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doggie

Three Answers to Good and Evil That Were Cut From The Bible

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doggie

You will have to click the link but it is pretty interesting and maybe makes more since on why humans suffer.

\http://www.huffingtonpost.com/dr-joel-hoffman/three-answers-to-good-and_b_5748286.html

Scripture once offered five answers to good and evil, but only two of them made it into the Bible as we now know it. The other three were cut as an accidental side-effect of bookmaking technology.

 

Fortunately, history has not completely erased these ancient jewels, which survive to complement the Bible’s answer to the most timeless of questions, Why is my life like this?

 

According to Deuteronomy, good things happen to good people and bad things happen to bad people. Follow God’s ways and you will prosper. Stray from God’s ways and you will perish.

 

This is the first answer to good and evil, and it’s simple, compelling, and attractive. The world is fundamentally fair. But even in antiquity, this theology’s biggest failing was evident: it doesn’t work. We all know good people who suffer and bad people who thrive.

 

The Book of Job addresses this obvious shortcoming. There, the uber-righteous Job suffers almost unspeakable losses. Toward the end of the book, Job asks God why he has suffered so terribly. God answers along the lines of: “Who do you think you are? You don’t even know how I made the oceans. What makes you think you could ever understand good and evil, suffering and joy?â€

 

According to the Book of Job, life is fundamentally enigmatic. “God works in mysterious ways,†we might now say. Though potentially accurate, that theology doesn’t usually offer much help to people who are suffering.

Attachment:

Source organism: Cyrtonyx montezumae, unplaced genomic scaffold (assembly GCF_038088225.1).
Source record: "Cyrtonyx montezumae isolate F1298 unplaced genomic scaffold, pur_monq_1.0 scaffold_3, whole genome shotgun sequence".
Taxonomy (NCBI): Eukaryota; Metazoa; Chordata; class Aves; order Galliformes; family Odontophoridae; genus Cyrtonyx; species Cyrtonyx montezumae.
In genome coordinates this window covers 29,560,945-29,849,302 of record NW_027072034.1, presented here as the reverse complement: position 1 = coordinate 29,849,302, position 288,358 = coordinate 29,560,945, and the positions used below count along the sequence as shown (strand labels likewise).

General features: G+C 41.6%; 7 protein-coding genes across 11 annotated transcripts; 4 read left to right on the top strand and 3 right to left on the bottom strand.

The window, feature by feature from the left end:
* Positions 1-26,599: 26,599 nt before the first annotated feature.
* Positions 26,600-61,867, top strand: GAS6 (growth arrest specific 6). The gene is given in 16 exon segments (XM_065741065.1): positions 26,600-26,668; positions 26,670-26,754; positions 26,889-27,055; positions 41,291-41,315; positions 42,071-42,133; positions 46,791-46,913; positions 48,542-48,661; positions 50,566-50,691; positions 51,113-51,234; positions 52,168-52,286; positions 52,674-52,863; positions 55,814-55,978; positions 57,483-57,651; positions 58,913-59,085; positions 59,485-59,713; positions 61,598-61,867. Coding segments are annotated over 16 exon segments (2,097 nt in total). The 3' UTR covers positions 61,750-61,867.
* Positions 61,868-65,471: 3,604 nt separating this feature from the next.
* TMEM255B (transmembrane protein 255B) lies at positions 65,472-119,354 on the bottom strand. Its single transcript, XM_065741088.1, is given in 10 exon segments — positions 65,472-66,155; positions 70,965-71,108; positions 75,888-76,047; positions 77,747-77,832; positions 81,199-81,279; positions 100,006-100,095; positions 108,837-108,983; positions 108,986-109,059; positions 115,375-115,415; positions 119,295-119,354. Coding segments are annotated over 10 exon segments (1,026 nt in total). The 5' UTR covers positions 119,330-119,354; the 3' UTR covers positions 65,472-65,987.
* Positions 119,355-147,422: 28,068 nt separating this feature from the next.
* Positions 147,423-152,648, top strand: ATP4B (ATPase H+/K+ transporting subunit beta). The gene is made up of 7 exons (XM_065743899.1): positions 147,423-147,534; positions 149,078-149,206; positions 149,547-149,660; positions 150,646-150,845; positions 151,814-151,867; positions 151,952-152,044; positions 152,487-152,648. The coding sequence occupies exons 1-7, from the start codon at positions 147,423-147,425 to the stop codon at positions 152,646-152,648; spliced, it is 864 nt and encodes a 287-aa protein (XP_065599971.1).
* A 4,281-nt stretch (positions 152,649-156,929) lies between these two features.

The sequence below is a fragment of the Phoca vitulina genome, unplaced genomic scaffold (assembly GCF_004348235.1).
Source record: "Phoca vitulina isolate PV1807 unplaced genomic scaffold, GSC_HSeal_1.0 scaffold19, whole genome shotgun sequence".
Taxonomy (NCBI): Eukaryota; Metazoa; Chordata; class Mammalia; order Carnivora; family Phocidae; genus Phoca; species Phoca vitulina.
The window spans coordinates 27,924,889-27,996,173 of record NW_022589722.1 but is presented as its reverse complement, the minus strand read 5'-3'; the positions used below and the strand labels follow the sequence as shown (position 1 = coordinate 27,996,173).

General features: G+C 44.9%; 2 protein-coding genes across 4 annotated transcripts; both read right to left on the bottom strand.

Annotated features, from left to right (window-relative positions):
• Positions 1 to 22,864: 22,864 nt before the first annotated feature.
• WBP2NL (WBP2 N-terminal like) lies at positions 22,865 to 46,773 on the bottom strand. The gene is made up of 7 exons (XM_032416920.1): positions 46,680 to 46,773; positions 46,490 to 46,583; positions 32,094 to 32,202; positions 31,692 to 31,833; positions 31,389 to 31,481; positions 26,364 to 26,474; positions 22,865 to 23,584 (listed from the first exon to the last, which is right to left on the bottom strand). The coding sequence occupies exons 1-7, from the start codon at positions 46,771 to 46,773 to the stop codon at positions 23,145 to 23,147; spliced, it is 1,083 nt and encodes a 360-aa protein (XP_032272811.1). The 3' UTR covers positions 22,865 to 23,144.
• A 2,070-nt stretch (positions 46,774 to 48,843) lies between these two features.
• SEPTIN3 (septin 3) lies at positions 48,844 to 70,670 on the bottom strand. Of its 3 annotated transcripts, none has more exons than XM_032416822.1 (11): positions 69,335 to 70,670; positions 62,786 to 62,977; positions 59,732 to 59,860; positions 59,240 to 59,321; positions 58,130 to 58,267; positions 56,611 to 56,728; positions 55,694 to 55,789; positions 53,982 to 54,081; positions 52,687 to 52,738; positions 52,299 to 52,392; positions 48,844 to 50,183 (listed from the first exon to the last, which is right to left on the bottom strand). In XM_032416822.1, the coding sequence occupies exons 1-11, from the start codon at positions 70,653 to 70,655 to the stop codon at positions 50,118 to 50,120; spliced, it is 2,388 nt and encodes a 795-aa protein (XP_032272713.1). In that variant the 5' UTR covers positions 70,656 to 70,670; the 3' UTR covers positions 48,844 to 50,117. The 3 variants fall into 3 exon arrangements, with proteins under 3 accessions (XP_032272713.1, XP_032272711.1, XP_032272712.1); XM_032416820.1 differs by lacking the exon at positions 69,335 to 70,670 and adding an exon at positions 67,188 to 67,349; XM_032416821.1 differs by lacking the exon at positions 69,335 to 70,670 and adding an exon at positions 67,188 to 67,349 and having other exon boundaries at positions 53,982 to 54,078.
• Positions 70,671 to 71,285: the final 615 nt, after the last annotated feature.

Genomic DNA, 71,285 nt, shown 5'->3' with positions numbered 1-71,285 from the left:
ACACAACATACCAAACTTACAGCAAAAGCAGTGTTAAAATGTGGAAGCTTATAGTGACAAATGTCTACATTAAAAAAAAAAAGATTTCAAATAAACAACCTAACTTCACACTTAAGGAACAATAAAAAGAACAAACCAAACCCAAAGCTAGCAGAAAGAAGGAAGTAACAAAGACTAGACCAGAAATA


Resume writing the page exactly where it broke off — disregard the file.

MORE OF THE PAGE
Three books that were almost lost explore good and evil more deeply. They are the Life of Adam and Eve, which tells the second half of the Adam and Eve story and details the first couple’s life after exile from the Garden of Eden; the Apocalypse of Abraham, which exposes Abraham’s childhood; and the Book of Enoch, which, among other things, explains the mysterious Watchers of Genesis.

Edited by OnceUponATime
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2xx1xy1JD

I'll add his book to my wish list. Just my type of geekiness.

One thing that both fundies and fundies-turned-athiest tend to forget is that the Bible didn't originate as a nicely bound KJV book.

There were a whole lot of ancient documents, each written from a particular POV. The Bible itself talks about "finding" a scroll in the Temple, for example, in II Kings 22. [Read the passage, because it's pretty crazy. "Hey king, guess what? We were just doing some repairs in the Temple, and we found a scroll from God in the mess! Does anyone remember misplacing it? God must be pretty pissed that we lost it like that, eh?] You also get all sort of references in Kings like "all this and the rest of the stuff that this king did are in the Annals of the Kings of Judea". The Bible is more of an anthology than a book.

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browncoatslytherin

wow, this is really interesting. it actually provides a lot more coherent, rational answers than what is currently in the bible.

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doggie
wow, this is really interesting. it actually provides a lot more coherent, rational answers than what is currently in the bible.

so is that why it is not in the bible? :D

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browncoatslytherin

so is that why it is not in the bible? :D

LOL :D probably

i was always told "have faith! have faith! have faith!" so a rational explanation probably negates the importance of having that faith, so therefore that's bad.